I wouldn't. Speaking as an engineer, if I did not know what value to insert into a formula, I would use a value that I knew to be either higher or lower than what the actual value would be, and I would choose the higher or the lower based on which of those gave me the more conservative result. In this instance, a "conservative value" of ampacity would be low. That is, you do not want your calculated ampacity to be higher than it should be. So you don't use an assumed value for an unknown variable, if that assumed value gives you a higher value for ampacity. In the formula under consideration, if you use zero for deltaTD (i.e., the lowest possible value), that would tend to give you a higher answer for calculated ampacity than you would get by using a large number for deltaTD. So whatever else might be the best approach to this situation, I would not pick zero as the value for deltaTD.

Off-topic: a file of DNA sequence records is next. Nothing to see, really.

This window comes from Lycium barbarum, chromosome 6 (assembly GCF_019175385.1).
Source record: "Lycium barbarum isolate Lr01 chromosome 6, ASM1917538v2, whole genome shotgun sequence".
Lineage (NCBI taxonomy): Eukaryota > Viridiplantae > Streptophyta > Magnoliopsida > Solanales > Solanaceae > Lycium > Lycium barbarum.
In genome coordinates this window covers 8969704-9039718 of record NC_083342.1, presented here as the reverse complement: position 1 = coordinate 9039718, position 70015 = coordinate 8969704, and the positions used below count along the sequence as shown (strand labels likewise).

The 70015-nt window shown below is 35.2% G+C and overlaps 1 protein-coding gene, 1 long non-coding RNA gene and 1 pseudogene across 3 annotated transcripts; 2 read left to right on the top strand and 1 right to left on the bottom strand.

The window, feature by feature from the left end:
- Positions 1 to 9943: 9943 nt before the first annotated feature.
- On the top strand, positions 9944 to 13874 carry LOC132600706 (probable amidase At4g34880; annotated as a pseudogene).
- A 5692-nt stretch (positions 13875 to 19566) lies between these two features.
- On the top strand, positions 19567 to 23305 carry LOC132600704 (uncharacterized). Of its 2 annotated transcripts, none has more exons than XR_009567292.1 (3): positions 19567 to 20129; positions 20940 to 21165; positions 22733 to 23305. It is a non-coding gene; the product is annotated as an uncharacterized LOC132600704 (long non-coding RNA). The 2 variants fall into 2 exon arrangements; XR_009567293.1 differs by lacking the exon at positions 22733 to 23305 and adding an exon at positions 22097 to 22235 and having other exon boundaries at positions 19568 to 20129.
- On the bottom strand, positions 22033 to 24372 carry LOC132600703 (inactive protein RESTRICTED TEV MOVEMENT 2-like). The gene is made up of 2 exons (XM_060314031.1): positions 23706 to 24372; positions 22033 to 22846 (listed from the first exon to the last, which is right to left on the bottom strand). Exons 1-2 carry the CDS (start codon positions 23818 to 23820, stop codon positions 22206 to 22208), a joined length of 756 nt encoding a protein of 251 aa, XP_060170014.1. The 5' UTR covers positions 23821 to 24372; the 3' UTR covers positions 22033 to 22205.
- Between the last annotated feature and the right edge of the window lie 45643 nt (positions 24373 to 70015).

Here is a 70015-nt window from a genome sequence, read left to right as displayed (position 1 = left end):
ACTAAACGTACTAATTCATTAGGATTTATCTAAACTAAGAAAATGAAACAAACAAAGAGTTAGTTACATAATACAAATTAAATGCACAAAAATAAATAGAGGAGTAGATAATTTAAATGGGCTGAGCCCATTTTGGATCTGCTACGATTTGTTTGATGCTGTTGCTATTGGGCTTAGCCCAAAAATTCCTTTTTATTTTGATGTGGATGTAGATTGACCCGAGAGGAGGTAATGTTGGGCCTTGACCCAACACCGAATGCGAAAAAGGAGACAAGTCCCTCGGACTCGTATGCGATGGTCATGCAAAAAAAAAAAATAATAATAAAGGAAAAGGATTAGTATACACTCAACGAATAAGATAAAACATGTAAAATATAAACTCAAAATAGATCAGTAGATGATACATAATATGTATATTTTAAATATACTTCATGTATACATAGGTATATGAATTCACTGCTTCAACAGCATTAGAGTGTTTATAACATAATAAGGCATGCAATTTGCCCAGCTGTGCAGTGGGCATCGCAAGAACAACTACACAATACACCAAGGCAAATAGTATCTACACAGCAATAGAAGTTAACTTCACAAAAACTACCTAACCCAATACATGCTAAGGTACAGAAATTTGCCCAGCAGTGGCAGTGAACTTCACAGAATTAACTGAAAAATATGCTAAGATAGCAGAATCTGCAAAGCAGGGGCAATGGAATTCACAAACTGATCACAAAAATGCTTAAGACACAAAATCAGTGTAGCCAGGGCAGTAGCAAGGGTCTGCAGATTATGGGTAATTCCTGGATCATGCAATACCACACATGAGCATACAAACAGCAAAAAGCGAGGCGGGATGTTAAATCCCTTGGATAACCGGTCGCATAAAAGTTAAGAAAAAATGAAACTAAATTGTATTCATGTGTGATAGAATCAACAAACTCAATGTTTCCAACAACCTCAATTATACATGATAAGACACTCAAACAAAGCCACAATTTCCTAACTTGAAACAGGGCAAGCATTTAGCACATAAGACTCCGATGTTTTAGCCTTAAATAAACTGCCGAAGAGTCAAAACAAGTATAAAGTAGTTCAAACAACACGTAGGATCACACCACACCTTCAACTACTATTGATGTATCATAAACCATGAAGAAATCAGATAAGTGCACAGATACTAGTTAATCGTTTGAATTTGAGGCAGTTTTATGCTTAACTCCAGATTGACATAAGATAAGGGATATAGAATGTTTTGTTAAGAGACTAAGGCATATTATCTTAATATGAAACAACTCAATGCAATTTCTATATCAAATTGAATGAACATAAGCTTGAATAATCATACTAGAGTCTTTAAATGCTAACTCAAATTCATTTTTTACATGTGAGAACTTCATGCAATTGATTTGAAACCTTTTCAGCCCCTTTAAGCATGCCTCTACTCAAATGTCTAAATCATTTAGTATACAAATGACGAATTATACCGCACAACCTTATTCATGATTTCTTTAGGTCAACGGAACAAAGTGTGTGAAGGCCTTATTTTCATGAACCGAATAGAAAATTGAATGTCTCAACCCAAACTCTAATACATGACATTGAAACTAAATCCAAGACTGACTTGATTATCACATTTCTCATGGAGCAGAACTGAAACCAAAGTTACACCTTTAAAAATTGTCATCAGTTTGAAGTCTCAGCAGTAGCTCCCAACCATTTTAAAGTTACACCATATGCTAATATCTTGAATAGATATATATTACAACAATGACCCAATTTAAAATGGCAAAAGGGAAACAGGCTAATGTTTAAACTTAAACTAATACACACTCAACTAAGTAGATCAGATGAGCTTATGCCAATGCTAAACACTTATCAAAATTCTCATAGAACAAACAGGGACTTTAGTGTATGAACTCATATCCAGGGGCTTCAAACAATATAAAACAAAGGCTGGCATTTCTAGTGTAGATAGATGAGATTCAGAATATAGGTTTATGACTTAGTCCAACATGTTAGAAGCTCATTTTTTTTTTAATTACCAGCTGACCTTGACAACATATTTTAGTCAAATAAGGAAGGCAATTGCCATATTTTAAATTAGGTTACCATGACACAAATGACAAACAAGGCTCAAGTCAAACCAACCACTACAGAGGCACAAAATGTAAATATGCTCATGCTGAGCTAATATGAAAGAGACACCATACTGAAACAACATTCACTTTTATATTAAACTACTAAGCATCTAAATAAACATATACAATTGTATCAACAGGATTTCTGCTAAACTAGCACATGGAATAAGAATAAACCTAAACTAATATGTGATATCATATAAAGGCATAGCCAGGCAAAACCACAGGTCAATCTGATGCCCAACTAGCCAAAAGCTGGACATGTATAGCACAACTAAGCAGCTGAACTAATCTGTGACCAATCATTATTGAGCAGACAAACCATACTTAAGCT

Originally Posted by Smart $
Actually, I would not use that formula at all. I think it is useless. If I had to calculate the ampacity for an underground ductbank, I would use a packaged software program.
Charles E. Beck, P.E., Seattle
Comments based on 2014 NEC unless otherwise noted.